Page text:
YAAAWN! Yes well, while this topic may not be all fun and excitement, safety on board will ensure that you set off with peace of mind, knowing that you will be able to avoid preventable emergencies, as well as deal with the little unexpected during your trip.
The following are general safety on board guidelines, and sailing trips in more extreme conditions will require their own additional precautions, but these few tips should ensure that you set off knowing how to avoid the more preventable situations.
First, as basic as this may seem, ensure that you and everyone on board (including children) know where everything is: dinghy, life jackets (so called Personal Floatation Devices, or PDFs), radio transmitter, fire extinguishers, first aid kit.
Secondly, know when and how to use them, this can be done via a demonstration or a video tutorial on how to wear life jackets, how to retrieve and use the dinghy, how to evacuate the boat. The skipper should also check that all on board know how to start the engine, how to send a Mayday and make all aware on any boat hazards. Health and safety manuals will be available on the boat, familiarize yourself with them.
A good thing to remember is however that emergencies such as fires, collisions, storms, are extreme as they are rare, and that the greatest number of fatalities actually tend to occur when people least expect it, e.g. when they fall off boats relatively near the shore, even in calm water. So wearing a PDF is probably the single most effective prevention measure in avoiding these, and while perhaps not when just sitting on decks enjoying the sun or having dinner, at a minimum they should be worn whenever people are moving about on the boat, getting ready to dock or set off, pulling ladders up or down, etc. Indeed anyone who can’t swim should wear a life jackets all the time, if there is a risk of falling in the water. Do enquire whether life jackets for children are available on the boat, and if not be sure to bring your own.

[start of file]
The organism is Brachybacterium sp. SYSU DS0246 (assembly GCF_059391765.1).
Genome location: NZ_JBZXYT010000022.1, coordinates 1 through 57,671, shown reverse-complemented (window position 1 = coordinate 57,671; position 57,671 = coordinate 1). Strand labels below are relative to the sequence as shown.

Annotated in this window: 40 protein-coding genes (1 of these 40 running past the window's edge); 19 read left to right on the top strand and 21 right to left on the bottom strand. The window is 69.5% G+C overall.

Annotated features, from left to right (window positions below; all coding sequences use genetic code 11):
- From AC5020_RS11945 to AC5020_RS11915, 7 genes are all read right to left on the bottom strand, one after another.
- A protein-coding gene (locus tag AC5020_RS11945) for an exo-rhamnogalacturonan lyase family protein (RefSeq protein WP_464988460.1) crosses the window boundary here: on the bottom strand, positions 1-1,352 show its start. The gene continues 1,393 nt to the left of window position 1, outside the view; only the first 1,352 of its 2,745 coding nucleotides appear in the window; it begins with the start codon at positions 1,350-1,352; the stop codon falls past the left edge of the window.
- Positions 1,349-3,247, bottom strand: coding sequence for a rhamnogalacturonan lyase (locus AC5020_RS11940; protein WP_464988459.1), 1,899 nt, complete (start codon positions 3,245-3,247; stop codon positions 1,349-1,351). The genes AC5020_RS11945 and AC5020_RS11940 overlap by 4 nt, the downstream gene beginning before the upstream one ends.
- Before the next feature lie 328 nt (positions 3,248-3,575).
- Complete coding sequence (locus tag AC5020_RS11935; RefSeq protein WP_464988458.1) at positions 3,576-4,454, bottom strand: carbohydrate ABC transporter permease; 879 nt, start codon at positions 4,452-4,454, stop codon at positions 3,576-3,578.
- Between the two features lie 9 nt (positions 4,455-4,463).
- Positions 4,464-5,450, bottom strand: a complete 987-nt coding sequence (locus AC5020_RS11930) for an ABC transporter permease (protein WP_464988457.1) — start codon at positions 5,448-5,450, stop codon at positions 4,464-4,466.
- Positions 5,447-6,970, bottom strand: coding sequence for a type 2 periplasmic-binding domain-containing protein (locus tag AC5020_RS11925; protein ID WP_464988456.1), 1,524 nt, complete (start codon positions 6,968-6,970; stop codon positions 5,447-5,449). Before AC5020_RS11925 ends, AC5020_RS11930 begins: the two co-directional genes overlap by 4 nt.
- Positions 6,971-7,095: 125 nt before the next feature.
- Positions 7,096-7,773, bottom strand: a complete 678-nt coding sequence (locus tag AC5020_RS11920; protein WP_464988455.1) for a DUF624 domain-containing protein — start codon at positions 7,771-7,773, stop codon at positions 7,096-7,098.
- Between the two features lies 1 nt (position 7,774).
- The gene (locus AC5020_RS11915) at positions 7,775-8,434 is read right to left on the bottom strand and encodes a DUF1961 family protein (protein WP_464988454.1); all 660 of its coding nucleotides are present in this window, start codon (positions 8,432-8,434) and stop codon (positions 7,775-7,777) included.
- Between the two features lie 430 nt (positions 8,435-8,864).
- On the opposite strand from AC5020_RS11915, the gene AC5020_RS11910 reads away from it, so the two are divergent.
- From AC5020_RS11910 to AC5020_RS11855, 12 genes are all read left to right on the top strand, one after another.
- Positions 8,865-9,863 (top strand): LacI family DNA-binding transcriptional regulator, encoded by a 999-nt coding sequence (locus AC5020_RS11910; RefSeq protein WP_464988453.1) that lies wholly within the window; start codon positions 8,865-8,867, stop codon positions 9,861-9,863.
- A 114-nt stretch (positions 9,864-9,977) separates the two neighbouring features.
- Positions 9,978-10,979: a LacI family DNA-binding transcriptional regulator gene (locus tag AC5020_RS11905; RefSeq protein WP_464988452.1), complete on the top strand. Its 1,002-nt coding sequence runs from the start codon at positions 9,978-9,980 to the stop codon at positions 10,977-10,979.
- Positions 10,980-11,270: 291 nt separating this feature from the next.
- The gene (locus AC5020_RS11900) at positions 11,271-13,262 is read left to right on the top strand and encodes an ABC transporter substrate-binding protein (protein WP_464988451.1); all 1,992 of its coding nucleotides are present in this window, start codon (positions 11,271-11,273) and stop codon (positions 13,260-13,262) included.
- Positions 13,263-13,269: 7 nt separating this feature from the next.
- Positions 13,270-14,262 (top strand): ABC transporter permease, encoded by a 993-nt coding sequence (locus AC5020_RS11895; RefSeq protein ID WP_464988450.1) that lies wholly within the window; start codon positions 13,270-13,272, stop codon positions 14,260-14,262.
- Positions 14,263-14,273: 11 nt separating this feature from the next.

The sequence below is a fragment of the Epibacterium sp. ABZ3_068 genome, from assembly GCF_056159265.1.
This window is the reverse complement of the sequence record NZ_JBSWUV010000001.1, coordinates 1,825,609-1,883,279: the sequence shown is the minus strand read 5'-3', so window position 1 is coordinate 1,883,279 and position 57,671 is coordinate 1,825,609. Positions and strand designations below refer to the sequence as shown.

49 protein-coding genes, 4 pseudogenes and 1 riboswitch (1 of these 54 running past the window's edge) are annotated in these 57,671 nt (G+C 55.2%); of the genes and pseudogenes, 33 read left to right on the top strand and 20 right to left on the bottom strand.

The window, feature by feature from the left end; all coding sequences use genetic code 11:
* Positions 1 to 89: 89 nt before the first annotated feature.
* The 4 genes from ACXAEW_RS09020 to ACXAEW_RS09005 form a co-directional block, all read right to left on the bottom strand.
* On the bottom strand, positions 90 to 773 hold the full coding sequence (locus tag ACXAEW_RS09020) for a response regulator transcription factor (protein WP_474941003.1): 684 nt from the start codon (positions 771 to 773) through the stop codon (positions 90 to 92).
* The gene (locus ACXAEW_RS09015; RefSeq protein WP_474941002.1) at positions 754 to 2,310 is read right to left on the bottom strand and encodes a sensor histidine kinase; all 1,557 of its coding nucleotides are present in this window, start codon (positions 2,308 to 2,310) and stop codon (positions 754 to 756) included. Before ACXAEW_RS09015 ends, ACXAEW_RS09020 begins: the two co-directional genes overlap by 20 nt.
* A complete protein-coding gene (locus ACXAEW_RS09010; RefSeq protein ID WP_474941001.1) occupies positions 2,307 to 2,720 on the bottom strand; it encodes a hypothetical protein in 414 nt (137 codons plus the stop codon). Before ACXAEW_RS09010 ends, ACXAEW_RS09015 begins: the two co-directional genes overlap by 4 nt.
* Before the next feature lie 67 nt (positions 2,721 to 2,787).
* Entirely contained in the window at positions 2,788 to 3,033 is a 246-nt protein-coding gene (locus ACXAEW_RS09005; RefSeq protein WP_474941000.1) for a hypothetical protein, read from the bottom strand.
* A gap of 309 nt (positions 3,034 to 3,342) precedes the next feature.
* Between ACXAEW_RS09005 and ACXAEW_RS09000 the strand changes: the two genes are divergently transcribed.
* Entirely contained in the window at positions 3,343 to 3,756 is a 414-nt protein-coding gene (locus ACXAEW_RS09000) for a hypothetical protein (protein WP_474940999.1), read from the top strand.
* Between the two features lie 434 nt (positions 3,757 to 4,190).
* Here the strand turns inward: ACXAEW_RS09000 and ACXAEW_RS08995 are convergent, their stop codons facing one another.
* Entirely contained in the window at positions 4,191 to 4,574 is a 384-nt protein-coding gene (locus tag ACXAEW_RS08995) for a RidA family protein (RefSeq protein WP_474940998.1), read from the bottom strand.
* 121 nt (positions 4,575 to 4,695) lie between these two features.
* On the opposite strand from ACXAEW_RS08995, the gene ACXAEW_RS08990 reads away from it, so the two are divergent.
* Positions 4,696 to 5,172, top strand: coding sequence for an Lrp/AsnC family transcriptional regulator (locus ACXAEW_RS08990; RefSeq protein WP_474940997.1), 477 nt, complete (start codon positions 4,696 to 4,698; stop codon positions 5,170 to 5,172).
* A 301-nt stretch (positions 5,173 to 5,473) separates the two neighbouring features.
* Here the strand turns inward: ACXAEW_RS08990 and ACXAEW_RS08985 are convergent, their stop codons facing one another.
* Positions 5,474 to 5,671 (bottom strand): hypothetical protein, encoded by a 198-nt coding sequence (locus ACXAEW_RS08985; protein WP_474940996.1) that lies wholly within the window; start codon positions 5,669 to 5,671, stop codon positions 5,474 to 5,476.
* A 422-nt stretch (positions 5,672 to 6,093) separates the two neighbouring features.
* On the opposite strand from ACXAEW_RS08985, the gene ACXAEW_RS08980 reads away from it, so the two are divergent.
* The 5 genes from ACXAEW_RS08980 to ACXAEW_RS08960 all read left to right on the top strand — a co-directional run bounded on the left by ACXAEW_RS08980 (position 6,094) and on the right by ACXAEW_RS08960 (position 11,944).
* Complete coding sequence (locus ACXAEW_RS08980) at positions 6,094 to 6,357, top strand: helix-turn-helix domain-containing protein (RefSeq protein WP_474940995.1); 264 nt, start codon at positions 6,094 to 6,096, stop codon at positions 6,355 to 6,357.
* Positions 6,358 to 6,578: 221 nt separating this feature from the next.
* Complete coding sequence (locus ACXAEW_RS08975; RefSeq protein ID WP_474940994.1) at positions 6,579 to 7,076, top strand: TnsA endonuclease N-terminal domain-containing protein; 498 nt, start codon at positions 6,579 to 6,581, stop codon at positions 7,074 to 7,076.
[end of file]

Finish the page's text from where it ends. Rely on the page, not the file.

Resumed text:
Care should also always be taken when at anchor, transferring to and from a tender or when walking to and from a boat along a pontoon.
And while the sun and the sea work their magic on our minds, our bodies also require extra care. Ensure to keep hydrated by drinking enough water (in sea water and in the sun our bodies need more fluids, so we need to drink more water than we would normally drink), and to avoid the risk of sun stroke and sunburns by wearing sun protection – a high SPF cream, a hat and sunglasses should do the trick.
Hypothermia is also something to be considered, particularly when traveling in colder climates or water, and/or being out at sea for longer periods. Prevention is wearing the right clothes for the elements: windproof and waterproof clothing, and warm clothing such as wool and polypropylene, should be in your luggage whatever climate you sail in. And for those planning to be in water for long periods of time, dry and wetsuits are also to be considered.
Lastly make sure you plan in advance (of course this will be the captain’s role) and that you keep someone on the ground informed of your itinerary/plans. All vessels are of course fitted with communication devices, and mobile phones can also come useful.
The sea and the sun are a magical, blissful and energizing combination, but they are also mighty forces and therefore require our utmost respect – although there is no need to go overboard with safety concerns (of course there are risks involved in everything we do!) being aware of them, and therefore knowing how to minimize them, will ensure a safe and enjoyable trip for all. Remember, out at sea preparation is everything!
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